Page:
The name rein (-deer) is of Norse foundation (Ancient Norse hreinn, which again goes back to Proto-Germanic *hrainaz and Proto-Indo-European *kroinos meaning "horned animal"). Danish: rensdyr. Norwegian: rein or reinsdyr. Swedish: ren.
The word deer was originally broader in meaning, but became more specific over time. In Middle English, der (Ancient English dēor) meant a wild animal of any kind. This was in draw a distinction to cattle, which then meant any sort of domestic livestock that was simple to collect and remove from the land, from the thought of personal-property ownership (rather than real estate property) and related to present chattel (property) and capital. Cognates of Ancient English dēor in other dead Germanic languages have the general sense of animal, such as Ancient High German tior, Ancient Norse djúr or dýr, Gothic dius, Ancient Saxon dier, and Ancient Frisian diar.
The reindeer (Rangifer tarandus), also known as caribou in North America, is a species of deer with circumpolar distribution, native to arctic, subarctic, tundra, boreal, and mountainous regions of northern Europe, Siberia, and North America. This includes both sedentary and migratory populations. Rangifer herd size varies greatly in different geographic regions. The Taimyr herd of migrating tundra reindeer (R.t. sibiricus) in Russia is the largest wild reindeer herd in the world.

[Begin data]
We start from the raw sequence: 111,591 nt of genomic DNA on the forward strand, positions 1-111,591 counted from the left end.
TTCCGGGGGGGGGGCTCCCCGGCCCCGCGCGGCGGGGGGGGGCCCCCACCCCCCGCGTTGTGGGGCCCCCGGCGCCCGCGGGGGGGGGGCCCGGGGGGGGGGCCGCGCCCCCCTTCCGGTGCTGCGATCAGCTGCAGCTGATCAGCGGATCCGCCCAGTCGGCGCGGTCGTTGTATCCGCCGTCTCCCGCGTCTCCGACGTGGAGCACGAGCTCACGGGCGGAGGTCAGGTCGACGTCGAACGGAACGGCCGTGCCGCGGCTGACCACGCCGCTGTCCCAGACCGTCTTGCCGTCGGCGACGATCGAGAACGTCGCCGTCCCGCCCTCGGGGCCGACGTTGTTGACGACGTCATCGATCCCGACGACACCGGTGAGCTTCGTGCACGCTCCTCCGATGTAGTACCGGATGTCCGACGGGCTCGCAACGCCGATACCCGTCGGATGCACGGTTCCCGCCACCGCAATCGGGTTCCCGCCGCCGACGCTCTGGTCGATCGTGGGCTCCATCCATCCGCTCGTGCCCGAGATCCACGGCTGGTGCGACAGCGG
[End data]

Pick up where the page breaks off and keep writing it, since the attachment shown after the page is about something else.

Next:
Rangifer vary in colour and size from the smallest, the Peary caribou, to the largest, the boreal woodland caribou. The North American range of caribou extends from Alaska, through the Yukon, the Northwest Territories, Nunavut, into the boreal forest and south through the Canadian Rockies and the Columbia and Selkirk Mountains. Barren-ground, Porcupine caribou and Peary caribou live in the tundra, while the shy woodland caribou prefers the boreal forest. Two major subspecies in North America, the Porcupine caribou and the barren-ground caribou, form large herds and undertake lengthy seasonal migrations from birthing grounds, to summer and winter feeding grounds in the tundra and taiga. The migrations of Porcupine caribou herds are among the longest of any terrestrial mammal. Barren-ground caribou are also found in Kitaa in Greenland, but the larger herds are in Alaska, the Northwest Territories, and Nunavut.
While overall widespread and copious, some of its subspecies are rare.
Human dependence on caribou/wild reindeer started in the Middle Pleistocene period. 17 Arctic peoples, such as the Caribou Inuit, the inland-dwelling Inuit of the Kivalliq Region in northern Canada, the Caribou Clan in the Yukon, Inupiat, Inuvialuit, Hän, Northern Tutchone, and the Gwich’in (who followed the Porcupine Caribou for millennia), have depended on them for food, clothing, and shelter. Hunting of wild reindeer and herding of semi-domesticated reindeer (for meat, hides, antlers, milk and transportation) are vital to several Arctic and Subarctic peoples.
The Sami people, (Laplanders), who live in four countries but are one people: 16 have also depended on reindeer herding and fishing for centuries. In Lapland, reindeer pull pulks.
Male and female reindeer can grow antlers annually, although the proportion of females that grow antlers varies greatly linking population and season. Antlers are typically larger on males.
In traditional festive legend, Santa Claus’s reindeer pull a sled through the night sky to help Santa Claus deliver gifts to children on Christmas Eve.
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